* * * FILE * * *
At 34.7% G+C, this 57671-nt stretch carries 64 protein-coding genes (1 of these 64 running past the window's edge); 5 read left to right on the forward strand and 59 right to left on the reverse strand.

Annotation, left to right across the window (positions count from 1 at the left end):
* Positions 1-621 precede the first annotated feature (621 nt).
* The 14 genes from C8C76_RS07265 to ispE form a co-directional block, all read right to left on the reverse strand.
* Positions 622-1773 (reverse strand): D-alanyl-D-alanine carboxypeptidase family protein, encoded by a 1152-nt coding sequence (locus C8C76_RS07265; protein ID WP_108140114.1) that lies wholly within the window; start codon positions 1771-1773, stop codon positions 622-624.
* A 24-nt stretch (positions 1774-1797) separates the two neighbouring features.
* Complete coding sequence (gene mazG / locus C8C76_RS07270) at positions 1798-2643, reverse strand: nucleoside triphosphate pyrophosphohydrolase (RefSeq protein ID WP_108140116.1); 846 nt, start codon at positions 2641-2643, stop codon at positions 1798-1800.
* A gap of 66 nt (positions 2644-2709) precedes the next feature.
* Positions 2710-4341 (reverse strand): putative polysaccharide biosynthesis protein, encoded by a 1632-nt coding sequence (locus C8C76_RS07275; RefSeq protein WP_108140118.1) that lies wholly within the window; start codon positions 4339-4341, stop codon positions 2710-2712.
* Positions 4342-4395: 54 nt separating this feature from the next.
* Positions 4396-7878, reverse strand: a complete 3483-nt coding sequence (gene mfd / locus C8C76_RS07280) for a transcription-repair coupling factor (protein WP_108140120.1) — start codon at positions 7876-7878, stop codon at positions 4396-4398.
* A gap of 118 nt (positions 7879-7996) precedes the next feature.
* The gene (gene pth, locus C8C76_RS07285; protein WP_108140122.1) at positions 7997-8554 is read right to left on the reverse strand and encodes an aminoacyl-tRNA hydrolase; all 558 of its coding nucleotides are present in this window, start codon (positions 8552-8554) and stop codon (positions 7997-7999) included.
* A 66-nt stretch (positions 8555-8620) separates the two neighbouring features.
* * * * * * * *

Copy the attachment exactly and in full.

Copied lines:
At 34.7% G+C, this 57671-nt stretch carries 64 protein-coding genes (1 of these 64 running past the window's edge); 5 read left to right on the forward strand and 59 right to left on the reverse strand.

Annotation, left to right across the window (positions count from 1 at the left end):
* Positions 1-621 precede the first annotated feature (621 nt).
* The 14 genes from C8C76_RS07265 to ispE form a co-directional block, all read right to left on the reverse strand.
* Positions 622-1773 (reverse strand): D-alanyl-D-alanine carboxypeptidase family protein, encoded by a 1152-nt coding sequence (locus C8C76_RS07265; protein ID WP_108140114.1) that lies wholly within the window; start codon positions 1771-1773, stop codon positions 622-624.
* A 24-nt stretch (positions 1774-1797) separates the two neighbouring features.
* Complete coding sequence (gene mazG / locus C8C76_RS07270) at positions 1798-2643, reverse strand: nucleoside triphosphate pyrophosphohydrolase (RefSeq protein ID WP_108140116.1); 846 nt, start codon at positions 2641-2643, stop codon at positions 1798-1800.
* A gap of 66 nt (positions 2644-2709) precedes the next feature.
* Positions 2710-4341 (reverse strand): putative polysaccharide biosynthesis protein, encoded by a 1632-nt coding sequence (locus C8C76_RS07275; RefSeq protein WP_108140118.1) that lies wholly within the window; start codon positions 4339-4341, stop codon positions 2710-2712.
* Positions 4342-4395: 54 nt separating this feature from the next.
* Positions 4396-7878, reverse strand: a complete 3483-nt coding sequence (gene mfd / locus C8C76_RS07280) for a transcription-repair coupling factor (protein WP_108140120.1) — start codon at positions 7876-7878, stop codon at positions 4396-4398.
* A gap of 118 nt (positions 7879-7996) precedes the next feature.
* The gene (gene pth, locus C8C76_RS07285; protein WP_108140122.1) at positions 7997-8554 is read right to left on the reverse strand and encodes an aminoacyl-tRNA hydrolase; all 558 of its coding nucleotides are present in this window, start codon (positions 8552-8554) and stop codon (positions 7997-7999) included.
* A 66-nt stretch (positions 8555-8620) separates the two neighbouring features.